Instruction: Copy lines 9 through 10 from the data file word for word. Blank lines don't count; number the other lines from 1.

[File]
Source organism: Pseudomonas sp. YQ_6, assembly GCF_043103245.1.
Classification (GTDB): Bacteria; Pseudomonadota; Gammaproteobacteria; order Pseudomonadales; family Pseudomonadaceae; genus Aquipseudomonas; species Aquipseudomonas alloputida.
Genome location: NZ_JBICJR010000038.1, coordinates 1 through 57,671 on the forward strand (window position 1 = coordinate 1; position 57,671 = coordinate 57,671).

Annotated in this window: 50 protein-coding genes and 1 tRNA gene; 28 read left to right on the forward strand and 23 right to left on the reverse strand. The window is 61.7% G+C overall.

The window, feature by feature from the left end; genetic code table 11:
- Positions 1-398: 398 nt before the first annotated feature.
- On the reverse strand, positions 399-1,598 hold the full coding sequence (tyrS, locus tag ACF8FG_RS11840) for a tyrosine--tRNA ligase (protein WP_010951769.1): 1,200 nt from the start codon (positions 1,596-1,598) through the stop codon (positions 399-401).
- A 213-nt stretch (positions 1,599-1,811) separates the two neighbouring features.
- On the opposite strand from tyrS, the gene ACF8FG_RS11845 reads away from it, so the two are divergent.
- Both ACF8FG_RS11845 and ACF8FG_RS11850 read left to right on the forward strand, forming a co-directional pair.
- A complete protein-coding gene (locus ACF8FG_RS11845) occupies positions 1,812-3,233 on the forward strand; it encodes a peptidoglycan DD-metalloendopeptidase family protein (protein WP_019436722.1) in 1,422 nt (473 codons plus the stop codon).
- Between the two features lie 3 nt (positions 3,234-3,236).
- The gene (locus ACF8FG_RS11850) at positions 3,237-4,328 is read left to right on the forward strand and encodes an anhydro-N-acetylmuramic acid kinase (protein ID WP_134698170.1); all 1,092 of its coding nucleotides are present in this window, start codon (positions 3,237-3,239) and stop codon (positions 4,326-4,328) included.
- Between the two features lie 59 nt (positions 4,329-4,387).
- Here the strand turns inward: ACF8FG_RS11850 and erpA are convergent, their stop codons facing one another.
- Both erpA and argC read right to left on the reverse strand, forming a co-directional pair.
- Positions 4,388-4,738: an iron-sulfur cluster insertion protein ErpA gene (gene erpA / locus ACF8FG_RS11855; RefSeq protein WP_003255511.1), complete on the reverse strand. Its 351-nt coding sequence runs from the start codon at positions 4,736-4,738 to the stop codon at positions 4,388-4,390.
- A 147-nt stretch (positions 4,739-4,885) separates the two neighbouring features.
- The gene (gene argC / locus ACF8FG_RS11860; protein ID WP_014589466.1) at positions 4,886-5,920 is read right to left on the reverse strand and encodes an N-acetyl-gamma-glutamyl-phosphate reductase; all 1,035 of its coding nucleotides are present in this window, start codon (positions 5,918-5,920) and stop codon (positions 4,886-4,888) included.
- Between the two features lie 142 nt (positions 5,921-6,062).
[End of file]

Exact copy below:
- On the opposite strand from tyrS, the gene ACF8FG_RS11845 reads away from it, so the two are divergent.
- Both ACF8FG_RS11845 and ACF8FG_RS11850 read left to right on the forward strand, forming a co-directional pair.